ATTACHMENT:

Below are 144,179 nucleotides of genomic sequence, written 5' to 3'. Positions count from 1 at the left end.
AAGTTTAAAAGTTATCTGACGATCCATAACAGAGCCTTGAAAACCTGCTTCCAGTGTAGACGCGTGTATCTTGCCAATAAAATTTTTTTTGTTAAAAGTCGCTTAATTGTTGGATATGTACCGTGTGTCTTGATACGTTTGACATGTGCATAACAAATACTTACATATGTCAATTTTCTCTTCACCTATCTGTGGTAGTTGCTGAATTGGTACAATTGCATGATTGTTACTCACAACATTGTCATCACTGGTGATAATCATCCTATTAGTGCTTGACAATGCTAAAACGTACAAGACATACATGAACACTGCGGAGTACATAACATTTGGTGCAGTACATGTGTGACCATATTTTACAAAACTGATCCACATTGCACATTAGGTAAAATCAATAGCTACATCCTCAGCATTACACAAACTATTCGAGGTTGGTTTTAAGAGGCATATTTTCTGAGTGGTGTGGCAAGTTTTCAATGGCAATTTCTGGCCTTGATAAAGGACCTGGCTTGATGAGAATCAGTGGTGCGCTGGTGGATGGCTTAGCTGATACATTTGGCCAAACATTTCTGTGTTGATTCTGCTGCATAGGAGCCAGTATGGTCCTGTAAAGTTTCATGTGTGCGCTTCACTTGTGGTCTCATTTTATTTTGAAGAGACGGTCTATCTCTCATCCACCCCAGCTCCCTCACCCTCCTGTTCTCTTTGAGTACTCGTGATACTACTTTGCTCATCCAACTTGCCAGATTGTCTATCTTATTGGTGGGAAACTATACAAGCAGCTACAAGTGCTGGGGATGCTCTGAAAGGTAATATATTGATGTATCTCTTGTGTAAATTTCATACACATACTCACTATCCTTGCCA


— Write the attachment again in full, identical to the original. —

Below are 144,179 nucleotides of genomic sequence, written 5' to 3'. Positions count from 1 at the left end.
AAGTTTAAAAGTTATCTGACGATCCATAACAGAGCCTTGAAAACCTGCTTCCAGTGTAGACGCGTGTATCTTGCCAATAAAATTTTTTTTGTTAAAAGTCGCTTAATTGTTGGATATGTACCGTGTGTCTTGATACGTTTGACATGTGCATAACAAATACTTACATATGTCAATTTTCTCTTCACCTATCTGTGGTAGTTGCTGAATTGGTACAATTGCATGATTGTTACTCACAACATTGTCATCACTGGTGATAATCATCCTATTAGTGCTTGACAATGCTAAAACGTACAAGACATACATGAACACTGCGGAGTACATAACATTTGGTGCAGTACATGTGTGACCATATTTTACAAAACTGATCCACATTGCACATTAGGTAAAATCAATAGCTACATCCTCAGCATTACACAAACTATTCGAGGTTGGTTTTAAGAGGCATATTTTCTGAGTGGTGTGGCAAGTTTTCAATGGCAATTTCTGGCCTTGATAAAGGACCTGGCTTGATGAGAATCAGTGGTGCGCTGGTGGATGGCTTAGCTGATACATTTGGCCAAACATTTCTGTGTTGATTCTGCTGCATAGGAGCCAGTATGGTCCTGTAAAGTTTCATGTGTGCGCTTCACTTGTGGTCTCATTTTATTTTGAAGAGACGGTCTATCTCTCATCCACCCCAGCTCCCTCACCCTCCTGTTCTCTTTGAGTACTCGTGATACTACTTTGCTCATCCAACTTGCCAGATTGTCTATCTTATTGGTGGGAAACTATACAAGCAGCTACAAGTGCTGGGGATGCTCTGAAAGGTAATATATTGATGTATCTCTTGTGTAAATTTCATACACATACTCACTATCCTTGCCA